"I think it's the future of city living."
-Person in trailer
I don't love Pink Flamingos. I respect the hell out of it, but I don't love it. Regular readers of my blog are no doubt aware of my deep and abiding affection for all things John Waters. Pink Flamingos, however—one of the films most synonymous with the king of filth—is the only picture in Mr. Waters' oeuvre I have never seen more than once. Yes, I absolutely love the demented, filthy spirit of the fucking thing, but I'm a little too weak-stomached for much of this picture. Of course, Pink Flamingos is nauseating by design. Waters meant to rile up the squares with this picture, and for that I am ever grateful.
I also respect this film for its status in the midnight movie canon. As we all know from such recent midnight movie revival hits as Troll 2 and The Room, the midnight movie is as much, if not more, about the the communal experience as it is about the movie itself. Yeah, back in the midnight movie heyday of the seventies, you may have wanted to see how shocking or absurd such and such picture was, but you also just really dug getting loaded and stoned on primo grass (my slang dictionary tells me this is modern speak for mischief) in a theater filled with rowdy freaks.
And so it's no surprise that the trailer for Pink Flamingos played up this aspect to the nth degree. As John Waters states in the trailer's intro—made, I'm pretty sure, for the nineties video release of the movie—no actual footage from Pink Flamingos was shown in this trailer. And with good reason: ain't much in this proudly filthy movie you could show in a general audience trailer. So, as I said before, why not play up the communal midnight movie experience.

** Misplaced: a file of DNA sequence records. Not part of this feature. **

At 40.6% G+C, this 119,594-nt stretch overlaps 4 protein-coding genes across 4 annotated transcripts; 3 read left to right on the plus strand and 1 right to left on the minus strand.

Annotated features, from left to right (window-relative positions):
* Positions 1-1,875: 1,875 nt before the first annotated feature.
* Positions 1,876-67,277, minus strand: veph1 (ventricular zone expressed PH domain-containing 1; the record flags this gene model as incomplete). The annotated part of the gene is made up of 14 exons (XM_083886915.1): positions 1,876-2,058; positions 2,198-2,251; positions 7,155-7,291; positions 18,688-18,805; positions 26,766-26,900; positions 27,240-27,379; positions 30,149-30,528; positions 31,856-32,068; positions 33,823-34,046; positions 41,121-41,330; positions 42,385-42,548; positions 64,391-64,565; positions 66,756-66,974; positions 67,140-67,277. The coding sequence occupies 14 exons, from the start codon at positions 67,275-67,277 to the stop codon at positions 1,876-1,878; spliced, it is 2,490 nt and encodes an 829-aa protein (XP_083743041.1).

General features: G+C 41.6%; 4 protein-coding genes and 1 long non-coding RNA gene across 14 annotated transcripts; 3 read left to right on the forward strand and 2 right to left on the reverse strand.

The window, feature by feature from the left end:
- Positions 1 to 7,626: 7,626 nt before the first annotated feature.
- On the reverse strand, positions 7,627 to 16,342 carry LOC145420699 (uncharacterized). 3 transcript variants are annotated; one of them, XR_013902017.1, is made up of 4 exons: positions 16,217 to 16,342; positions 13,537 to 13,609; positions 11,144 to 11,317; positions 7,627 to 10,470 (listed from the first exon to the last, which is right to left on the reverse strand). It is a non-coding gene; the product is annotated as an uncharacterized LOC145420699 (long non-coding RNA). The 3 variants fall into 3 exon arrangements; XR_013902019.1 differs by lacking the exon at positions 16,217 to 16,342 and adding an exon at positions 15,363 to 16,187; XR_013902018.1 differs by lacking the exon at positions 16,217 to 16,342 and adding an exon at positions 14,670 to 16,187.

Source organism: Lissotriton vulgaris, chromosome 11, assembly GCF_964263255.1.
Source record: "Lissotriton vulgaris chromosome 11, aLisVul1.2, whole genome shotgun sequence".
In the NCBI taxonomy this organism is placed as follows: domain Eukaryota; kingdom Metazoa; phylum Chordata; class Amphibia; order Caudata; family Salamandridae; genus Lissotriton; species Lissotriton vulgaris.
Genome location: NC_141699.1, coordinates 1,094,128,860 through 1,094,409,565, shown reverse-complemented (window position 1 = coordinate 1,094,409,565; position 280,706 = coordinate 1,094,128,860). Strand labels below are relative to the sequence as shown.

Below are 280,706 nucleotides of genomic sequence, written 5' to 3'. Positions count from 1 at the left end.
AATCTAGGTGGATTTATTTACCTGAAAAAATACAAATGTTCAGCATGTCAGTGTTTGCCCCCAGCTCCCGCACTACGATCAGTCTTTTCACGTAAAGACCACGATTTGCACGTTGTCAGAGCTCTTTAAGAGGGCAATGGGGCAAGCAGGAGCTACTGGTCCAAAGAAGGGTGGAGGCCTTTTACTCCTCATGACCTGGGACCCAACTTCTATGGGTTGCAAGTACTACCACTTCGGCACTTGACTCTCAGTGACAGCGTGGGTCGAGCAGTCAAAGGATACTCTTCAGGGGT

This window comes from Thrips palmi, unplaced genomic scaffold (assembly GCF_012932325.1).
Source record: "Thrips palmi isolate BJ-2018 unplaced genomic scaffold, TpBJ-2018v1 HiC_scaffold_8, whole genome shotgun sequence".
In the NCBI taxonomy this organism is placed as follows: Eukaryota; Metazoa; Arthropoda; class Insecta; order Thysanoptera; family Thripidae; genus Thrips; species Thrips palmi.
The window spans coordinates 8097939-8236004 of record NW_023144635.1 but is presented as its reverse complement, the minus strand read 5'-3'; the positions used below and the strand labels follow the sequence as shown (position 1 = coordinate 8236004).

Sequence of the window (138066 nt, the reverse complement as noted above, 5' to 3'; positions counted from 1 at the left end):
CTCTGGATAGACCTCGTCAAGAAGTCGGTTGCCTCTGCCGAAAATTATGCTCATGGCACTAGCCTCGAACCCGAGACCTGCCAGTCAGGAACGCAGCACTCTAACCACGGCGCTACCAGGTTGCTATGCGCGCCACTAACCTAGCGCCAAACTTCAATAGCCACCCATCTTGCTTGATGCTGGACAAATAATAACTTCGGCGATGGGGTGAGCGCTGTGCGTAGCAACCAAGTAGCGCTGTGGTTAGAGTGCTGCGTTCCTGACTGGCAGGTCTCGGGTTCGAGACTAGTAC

Honestly, the trailer style employed by Pink Flamingos is one you've all grown accustomed to, by now. Everyday folks exit the theater showing the movie the trailer is advertising. Camera in face, the person on the street raves about the movie. With this trailer, however, we are treated to some decidedly mixed reviews. And that's the point: It's a shocking movie; that's the draw. You go to a movie such as this as a litmus test for your filth cred.
I should also point out that, unlike the standard trailer of this type, the folks interviewed for Pink Flamingos are of a decidedly mixed set—the hoitiest of the toity, art-house types, bearded hippies, suit-wearing types, gay folks, straight folks, and cowboys (well, one cowboy to be exact). This is a wide swath of the American public you're not likely to see represented in movie advertisements. Most shocking, the first person in the trailer is a middle-aged, well-to-do type who, beaming a smile, states that some of her friends thought the movie absolutely marvelous. There's no accounting for taste.